Provincetown has provided Sal Del Deo with everything he’s wanted: a vibrant fishing village and art colony by the sea, a long marriage, and a seemingly inexhaustible supply of subjects to paint. He’s been painting in the dunes for 70 years. Sal is represented by Berta Walker Gallery. He lives in the house on Atkins-Mayo Road that he and his wife built in the 1940s. His son Romolo, a sculptor, lives and works next door. At about noon most days, Sal calls Romolo and tells him he is ready. They walk arm in arm down the path to Sal’s studio, where he paints until about 6:30. Then he calls Romolo to pick him up, and they head home for a glass of wine and supper. Here’s Sal in his own words, recorded in the fall of 2019 and again this week.
I came first to Provincetown in 1946 when I was 17, going on 18. And that really was what I call the beginning of my life. I was over the hill in Truro, looking at Provincetown. For some reason, this was my home to be. I knew it from the day I first came here.
I came here to study painting with Mr. [Henry] Hensche. Someone said to me, “What kind of a painter are you?” I’m a general painter. I’m interested in the landscape. I’m interested in the flora and fauna. I’m interested in people’s faces. I’m interested in what they do. I want to be a painter that records the vibrant life of the community.
In those days, Provincetown was really a fishing town. We had seven cold storage plants. We had 30 wharfs. We had 200 boats. It was a real working town.
When we had the tragedy of the Patricia Marie, I knew all the kids that went down and died, seven of them. It was the worst fishing disaster in Provincetown history. I was so moved I started a series of paintings. I did three of my major works commemorating the tragedy of the Patricia Marie.
When you’re out in the dunes, there is no time. It could be a thousand years ago, or be a thousand years from now, because that landscape doesn’t change. The wind pushes it around, but it’s the sand, the sky, and the sea. It’s timeless.
In the ’60s, when my children were still young and going to elementary school, I thought nothing of taking them in at eight o’clock in the morning and then picking them up at three, and then they’d come back with me. They would do their homework by candlelight or kerosene light. And then we played games, which is wonderful, because in the dunes there’s not much you can do. Except during the World Series! Then we listened to the ballgame on the radio, a little portable. That was always very exciting, ’cause my wife [the late Josephine Del Deo] loved baseball as much as I did, especially during the World Series.
After the kids went to bed, she would write poetry, because she was always so inspired out there. We’ve been all over Italy. We’ve seen some of the most beautiful places. And, certainly, there were places where we could have lived, but her most precious place was the back shore.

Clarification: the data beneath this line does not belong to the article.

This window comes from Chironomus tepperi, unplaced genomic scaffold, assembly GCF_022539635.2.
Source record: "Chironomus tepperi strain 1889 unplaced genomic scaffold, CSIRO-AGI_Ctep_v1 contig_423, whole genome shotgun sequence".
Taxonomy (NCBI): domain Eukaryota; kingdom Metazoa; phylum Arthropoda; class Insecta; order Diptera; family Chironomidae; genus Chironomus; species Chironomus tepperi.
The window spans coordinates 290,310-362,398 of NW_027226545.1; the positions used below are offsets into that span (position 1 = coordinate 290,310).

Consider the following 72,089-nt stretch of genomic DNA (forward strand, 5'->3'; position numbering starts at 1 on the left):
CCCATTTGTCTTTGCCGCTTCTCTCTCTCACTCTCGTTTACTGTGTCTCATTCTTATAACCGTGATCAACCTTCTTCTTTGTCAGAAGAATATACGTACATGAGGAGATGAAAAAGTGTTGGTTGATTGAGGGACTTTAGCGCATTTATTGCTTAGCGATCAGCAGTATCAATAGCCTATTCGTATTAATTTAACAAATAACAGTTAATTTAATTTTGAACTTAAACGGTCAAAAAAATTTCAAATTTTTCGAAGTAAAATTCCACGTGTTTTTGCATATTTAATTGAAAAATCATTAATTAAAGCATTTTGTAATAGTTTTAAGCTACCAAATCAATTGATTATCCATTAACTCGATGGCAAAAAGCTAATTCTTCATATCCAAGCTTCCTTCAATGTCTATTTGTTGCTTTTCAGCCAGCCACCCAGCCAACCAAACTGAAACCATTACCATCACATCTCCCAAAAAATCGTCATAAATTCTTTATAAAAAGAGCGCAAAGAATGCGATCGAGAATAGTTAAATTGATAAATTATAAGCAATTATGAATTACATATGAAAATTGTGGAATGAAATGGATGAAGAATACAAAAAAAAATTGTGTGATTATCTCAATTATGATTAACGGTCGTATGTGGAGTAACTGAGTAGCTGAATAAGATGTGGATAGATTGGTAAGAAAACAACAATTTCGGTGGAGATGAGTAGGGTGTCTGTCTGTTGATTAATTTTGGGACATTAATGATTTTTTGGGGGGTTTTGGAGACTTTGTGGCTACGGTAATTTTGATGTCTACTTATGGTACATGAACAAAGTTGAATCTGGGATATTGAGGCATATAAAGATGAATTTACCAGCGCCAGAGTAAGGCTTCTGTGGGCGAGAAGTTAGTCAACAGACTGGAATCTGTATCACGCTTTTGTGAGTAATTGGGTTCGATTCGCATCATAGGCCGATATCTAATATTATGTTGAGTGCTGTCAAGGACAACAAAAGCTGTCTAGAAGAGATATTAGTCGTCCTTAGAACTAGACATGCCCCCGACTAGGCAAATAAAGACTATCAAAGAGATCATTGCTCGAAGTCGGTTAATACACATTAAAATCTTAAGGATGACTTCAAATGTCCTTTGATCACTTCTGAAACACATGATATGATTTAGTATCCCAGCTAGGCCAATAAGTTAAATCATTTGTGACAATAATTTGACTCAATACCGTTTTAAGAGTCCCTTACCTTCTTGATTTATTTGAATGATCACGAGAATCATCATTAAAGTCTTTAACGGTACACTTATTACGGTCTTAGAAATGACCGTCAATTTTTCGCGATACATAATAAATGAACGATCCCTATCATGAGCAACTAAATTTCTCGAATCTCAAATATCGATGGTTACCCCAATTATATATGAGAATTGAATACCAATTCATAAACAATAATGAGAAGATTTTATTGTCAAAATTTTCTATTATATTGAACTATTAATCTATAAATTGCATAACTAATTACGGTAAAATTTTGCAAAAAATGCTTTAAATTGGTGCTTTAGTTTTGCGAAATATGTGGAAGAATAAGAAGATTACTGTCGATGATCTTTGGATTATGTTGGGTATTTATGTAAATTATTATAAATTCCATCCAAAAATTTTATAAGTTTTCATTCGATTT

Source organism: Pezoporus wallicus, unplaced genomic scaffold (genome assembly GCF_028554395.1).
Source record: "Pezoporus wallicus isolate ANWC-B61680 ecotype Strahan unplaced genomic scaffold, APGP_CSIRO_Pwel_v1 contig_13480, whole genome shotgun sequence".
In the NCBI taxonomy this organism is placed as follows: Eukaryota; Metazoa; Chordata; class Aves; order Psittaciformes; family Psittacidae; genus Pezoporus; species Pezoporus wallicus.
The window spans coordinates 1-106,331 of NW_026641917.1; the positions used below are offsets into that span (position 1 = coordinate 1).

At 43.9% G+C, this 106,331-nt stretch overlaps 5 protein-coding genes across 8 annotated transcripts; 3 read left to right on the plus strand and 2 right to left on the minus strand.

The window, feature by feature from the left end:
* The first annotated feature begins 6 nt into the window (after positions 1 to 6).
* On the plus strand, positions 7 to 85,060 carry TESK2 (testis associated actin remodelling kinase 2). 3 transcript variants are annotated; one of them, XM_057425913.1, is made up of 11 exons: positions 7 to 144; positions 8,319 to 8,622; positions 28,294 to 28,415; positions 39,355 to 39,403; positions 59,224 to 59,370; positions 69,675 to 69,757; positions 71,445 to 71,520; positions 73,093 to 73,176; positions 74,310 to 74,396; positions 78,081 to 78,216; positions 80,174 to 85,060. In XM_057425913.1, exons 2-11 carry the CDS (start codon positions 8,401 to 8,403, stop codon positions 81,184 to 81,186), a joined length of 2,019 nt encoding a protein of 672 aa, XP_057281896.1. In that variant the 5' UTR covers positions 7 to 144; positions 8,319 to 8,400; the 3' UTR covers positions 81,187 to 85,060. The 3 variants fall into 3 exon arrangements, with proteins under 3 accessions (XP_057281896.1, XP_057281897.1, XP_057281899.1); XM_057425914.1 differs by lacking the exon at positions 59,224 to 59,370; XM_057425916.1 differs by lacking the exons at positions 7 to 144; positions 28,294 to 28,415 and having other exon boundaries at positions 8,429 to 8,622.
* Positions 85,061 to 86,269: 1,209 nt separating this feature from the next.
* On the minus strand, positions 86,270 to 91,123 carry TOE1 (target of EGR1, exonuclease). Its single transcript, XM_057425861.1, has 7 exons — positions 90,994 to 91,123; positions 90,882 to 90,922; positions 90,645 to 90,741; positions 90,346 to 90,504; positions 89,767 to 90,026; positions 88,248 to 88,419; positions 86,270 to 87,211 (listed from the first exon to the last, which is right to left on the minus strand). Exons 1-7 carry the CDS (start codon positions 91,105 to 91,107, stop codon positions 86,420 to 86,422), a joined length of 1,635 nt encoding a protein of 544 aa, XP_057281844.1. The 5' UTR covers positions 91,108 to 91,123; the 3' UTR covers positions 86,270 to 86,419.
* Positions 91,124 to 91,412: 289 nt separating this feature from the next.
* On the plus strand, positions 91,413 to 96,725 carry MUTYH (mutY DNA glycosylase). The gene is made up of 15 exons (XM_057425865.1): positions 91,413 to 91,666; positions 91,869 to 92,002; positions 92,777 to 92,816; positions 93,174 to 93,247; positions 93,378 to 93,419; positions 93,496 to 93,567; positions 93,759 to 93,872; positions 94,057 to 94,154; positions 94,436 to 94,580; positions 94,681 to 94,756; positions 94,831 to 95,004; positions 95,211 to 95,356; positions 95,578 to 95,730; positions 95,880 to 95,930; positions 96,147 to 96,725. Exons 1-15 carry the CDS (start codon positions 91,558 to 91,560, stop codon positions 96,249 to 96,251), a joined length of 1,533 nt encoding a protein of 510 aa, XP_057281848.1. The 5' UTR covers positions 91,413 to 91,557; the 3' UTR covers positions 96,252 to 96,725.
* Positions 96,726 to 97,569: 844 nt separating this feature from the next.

You know, I’m not a young, spry chicken anymore. It’s always a chore for me to go out now to the dunes. But I make the effort because every time I go out there, I always say the same thing I used to say to my wife. Now, I say it to my son. “Why don’t we stay here all the time? It’s so beautiful!”
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In the fall of 2019, Sal wasn’t feeling or looking well. A concerned friend, who is a retired doctor and painter, persuaded him to travel with Romolo to New York City for heart surgery.
The doctor sat next to me and talked to me for one hour about my painting, about my life. It was wonderful. He said, “Now we’re going to go in and do the procedure. It takes about two and a half hours, and then you’ll be fine. You’ll live to be a hundred!” I said, “Oh, come on, doctor.” “No, you will! Are you ready?” I said, “I’m ready to go.”
Afterwards, one of the young doctors came into my room and said, “Mr. Del Deo, we put five stents in you today. You are set to go.” That was the day of the resurrection for me! I was in a euphoric state. We stopped on the way home and had a cup of coffee, and it was like a victory lap.
I thought I’d go back to this painting here. It’s the temptation of Saint Anthony. I started it 50 years ago and had put it aside. And I said, you know, God’s given me another year or so. I’m gonna finish that painting! It’s about eight by nine feet, close to it. It’s the biggest single canvas I’ve done. And I’ve got another big painting after this. I am catching up on 30 years, when I cooked and could only paint half the time.
There’s a lot of us who are still working. Paul Resika is my age. He’s still painting. Carmen Cicero lives in Truro. He’s two years older than me. He’s still painting and doing some great stuff. The need to live, so you can flesh out your dreams is very, very strong.
I keep a pad by my bed. I write notes of what I’m thinking about for my paintings, for things I have to do for my family and friends, little crazy things. It’s kind of morbid, but I’m thinking about the kids that will carry my casket when I die. And I’m also thinking of my son going to Italy and carving marble again. These are my dreams.
I told Romolo I want to go out to the dunes again. If I knew these were my last moments, I would opt for a party in the dunes with my family and my close friends. These friends are so precious to me. That’s one of the beauties of living in a small town. I’ve got so many dear friends here, families I’ve known over two and three generations.
I’m planning my 94th birthday [on Aug. 12] out on the dunes. That’s gonna be my gift to myself. We’ll have a barbecue of fish on the fire and wine and have a great time!